BJP in opposition supported civil liberties but in power, places state above citizens

BJP showed little interest in Ayodhya till the late 1980s but injecting religion into politics gave it success. It opposed social reforms by the state while in opposition but embraced it in power

BJP in opposition supported civil liberties but in power, places state above citizens

Aakar Patel

The Bharatiya Janata Party has evolved over the years in an unusual manner, going from being conservative on social issues to radical.

In its formative decades, the Bharatiya Jana Sangh, even under Atal Bihari Vajpayee, showed itself to be hesitant to take up issues related to personal law. In its 1951 manifesto it said of Ambedkar's Hindu Code Bill that “the party holds that social reform should not come as imposition from above. It should work from within society. Any far-reaching changes as envisaged by the Hindu Code Bill therefore should not be made.”

What were these far-reaching changes? They were two. First, the inheritance of property by women, especially widows, and second, divorce. The BJP/BJS was opposed to the idea even after the laws were passed in watered-down fashion and it promised to repeal them. It would not allow women the right to divorce because, its 1957 manifesto reads, “indissoluble marriage has been the basis of Hindu society.” The party also assumed that joint families would remain forever and was opposed to modern inheritance laws. 

This position on the Hindu Code fell away with time, because the laws were acceptable to society. Divorce is a sensible option where marriages have failed and the idea of marriage as a binding sacrament (‘for seven lives’) is no longer held sacred by most Indians. 

Given its conservatism on social issues, the party was initially hesitant to press on the Uniform Civil Code, which finds mention in its first five decades only once. In 1967, the party began dropping its opposition to the Hindu marriage and succession laws. It said it would enact a code to “govern the laws of marriage, adoption and inheritance of all Indian citizens." But it had no enthusiasm for this and there is no reference to this again for the next quarter century.  

It may interest readers to know that from its formation to the 1984 election, the BJP had no interest in Ayodhya. Though the idols had been smuggled into the Babri Mosque on the night of December 22 1949, only a few months before the formation of the Jana Sangh, the Ram temple had never been an issue for the party. 

The break came when the party sank in the 1984 elections and Vajpayee ceded the presidency to LK Advani. An unelected figure (being a creature till then of the Council and the Rajya Sabha), Advani did not appear to know how mass mobilisation worked. In his autobiography he writes that he was surprised at the massive mobs that gathered around his Rath Yatra after he took up the temple issue. Exultant at the response, the BJP’s manifesto now made its first reference: "By not allowing the rebuilding of the Ram Janma Mandir in Ayodhya, on the lines of Somnath Mandir built by the government of India in 1948, it has allowed tensions to rise, and gravely strained social harmony."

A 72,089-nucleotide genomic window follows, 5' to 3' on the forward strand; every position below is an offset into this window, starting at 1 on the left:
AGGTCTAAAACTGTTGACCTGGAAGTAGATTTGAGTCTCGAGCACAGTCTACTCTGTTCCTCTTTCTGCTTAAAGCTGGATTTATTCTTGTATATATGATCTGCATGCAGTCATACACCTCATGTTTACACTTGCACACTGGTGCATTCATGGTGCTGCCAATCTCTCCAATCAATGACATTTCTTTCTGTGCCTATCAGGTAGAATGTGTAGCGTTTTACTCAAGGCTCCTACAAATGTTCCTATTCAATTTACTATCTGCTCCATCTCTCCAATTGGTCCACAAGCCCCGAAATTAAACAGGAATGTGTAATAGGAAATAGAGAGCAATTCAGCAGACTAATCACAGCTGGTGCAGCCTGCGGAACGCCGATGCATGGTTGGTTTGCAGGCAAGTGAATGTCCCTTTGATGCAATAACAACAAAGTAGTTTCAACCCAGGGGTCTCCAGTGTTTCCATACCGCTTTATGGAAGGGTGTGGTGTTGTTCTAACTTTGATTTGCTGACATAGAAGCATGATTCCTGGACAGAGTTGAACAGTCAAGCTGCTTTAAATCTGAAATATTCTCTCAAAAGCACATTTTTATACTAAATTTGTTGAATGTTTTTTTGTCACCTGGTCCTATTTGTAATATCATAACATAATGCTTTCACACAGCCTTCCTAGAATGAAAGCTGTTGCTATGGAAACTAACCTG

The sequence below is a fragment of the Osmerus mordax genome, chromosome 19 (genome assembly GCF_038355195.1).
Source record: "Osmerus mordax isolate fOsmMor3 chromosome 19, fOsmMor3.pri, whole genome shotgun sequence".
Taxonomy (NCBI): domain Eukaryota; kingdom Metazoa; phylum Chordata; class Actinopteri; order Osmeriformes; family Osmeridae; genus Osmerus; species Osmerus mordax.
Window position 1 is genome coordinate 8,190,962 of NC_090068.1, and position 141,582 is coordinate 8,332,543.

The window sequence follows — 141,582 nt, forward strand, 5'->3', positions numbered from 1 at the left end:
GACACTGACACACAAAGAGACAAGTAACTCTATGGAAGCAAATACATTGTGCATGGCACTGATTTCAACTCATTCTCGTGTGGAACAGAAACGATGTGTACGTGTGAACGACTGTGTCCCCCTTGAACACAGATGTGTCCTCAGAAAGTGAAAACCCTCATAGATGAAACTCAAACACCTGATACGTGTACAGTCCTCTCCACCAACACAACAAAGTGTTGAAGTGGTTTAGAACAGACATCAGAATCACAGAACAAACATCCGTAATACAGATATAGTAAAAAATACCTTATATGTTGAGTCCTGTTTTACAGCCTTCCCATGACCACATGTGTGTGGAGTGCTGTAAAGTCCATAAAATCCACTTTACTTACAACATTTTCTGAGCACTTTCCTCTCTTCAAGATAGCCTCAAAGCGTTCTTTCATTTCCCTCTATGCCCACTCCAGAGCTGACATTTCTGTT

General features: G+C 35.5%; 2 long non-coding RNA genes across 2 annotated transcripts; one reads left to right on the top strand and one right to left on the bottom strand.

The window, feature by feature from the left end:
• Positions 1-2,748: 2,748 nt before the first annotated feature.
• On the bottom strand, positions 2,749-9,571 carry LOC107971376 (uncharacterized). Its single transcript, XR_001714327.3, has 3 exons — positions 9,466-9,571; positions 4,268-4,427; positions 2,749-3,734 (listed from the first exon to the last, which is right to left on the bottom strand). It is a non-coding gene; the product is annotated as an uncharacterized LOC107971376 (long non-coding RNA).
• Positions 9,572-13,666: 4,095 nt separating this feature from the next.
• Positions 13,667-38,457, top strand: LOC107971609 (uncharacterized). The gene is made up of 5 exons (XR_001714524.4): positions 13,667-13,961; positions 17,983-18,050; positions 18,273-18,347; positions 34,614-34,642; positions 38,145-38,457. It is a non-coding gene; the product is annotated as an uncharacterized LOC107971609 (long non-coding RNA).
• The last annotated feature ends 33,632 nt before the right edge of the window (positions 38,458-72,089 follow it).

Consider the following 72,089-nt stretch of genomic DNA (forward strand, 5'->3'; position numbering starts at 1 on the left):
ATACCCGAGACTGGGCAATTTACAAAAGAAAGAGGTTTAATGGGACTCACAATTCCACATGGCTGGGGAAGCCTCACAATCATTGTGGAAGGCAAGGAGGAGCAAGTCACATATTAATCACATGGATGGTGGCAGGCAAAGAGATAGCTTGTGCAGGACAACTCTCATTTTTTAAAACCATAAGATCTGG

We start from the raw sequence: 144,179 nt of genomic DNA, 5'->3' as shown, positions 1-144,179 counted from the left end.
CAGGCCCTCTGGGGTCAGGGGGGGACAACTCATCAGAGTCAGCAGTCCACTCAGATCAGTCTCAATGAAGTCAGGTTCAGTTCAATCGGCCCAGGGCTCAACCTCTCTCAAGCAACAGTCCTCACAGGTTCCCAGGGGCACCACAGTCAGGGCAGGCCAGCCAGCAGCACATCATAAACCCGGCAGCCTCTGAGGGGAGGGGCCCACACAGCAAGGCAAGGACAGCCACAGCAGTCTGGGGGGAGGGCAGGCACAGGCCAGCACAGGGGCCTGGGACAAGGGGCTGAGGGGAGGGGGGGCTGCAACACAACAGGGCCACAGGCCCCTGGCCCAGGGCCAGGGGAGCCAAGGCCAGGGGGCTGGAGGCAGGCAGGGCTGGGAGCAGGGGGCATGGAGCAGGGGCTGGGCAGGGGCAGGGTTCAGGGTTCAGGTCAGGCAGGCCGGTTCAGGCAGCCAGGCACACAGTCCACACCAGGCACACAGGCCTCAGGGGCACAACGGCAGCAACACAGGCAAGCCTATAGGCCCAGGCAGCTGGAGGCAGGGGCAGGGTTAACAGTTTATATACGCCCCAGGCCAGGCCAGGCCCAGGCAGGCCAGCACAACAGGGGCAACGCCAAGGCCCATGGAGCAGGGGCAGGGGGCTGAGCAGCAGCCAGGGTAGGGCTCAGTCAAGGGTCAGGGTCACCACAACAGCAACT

The introduction of religion into politics by the BJP in 1989 cleaved India's electorate in a way it had not been before, and gave the BJP unprecedented electoral rewards. Advani won the party its first states; before him the BJP had no government in any state on its own before 1990. And of course, the events of 1992 produced national dominance. The party’s vote share had never been more than single digits till Ayodhya. It doubled first to 18 per cent and then doubled again. 

The realisation came that an anti-Muslim thrust, rather than a Hindu conservative one, was a popular platform on which the party could mobilise. It was taken further. The Uniform Civil Code was now a permanent feature in the programme, with a specific attack on polygamy. The BJP went after Muslim divorce under Modi, but that was not satisfying because it could not produce polarisation. Laws criminalising marriages between Hindus and Muslims came in the BJP states of Uttarakhand (2018) and then Himachal Pradesh (2019), UP and MP (2020), Gujarat (2021) and Karnataka (2022).

The push for two-child laws in the BJP states of Assam, Uttar Pradesh, Gujarat and Karnataka and the targeting of Muslims and polygamy will produce polarisation and will likely be rewarding. The BJP state units do work in tandem. 

As an electorate we appear to be in thrall of such things, even at a time as this when the economy, unemployment and fuel prices are where they are. Today social reform from above is the flavour for the BJP. 

It may also interest readers to know that in a parallel development the Jana Sangh/BJP has gone from being radical on criminal law and civil liberties to being conservative. In 1951, it said it would repeal Nehru’s first amendment restricting freedom of speech, assembly and association because this was not civil liberty “as understood in democratic countries”. In 1954 and for years later it said it would repeal preventive detention laws (like UAPA and Public Safety Act) because they were “in absolute contravention of the principles of individual liberty.” The BJP has become the biggest champions of these laws now of course.

When it was not in power, when it had little hope of achieving power, the party stood for the rights of India’s citizens over those of the State. Today when it is in control of the State, the BJP stands for the rights of the State over those of the individual.

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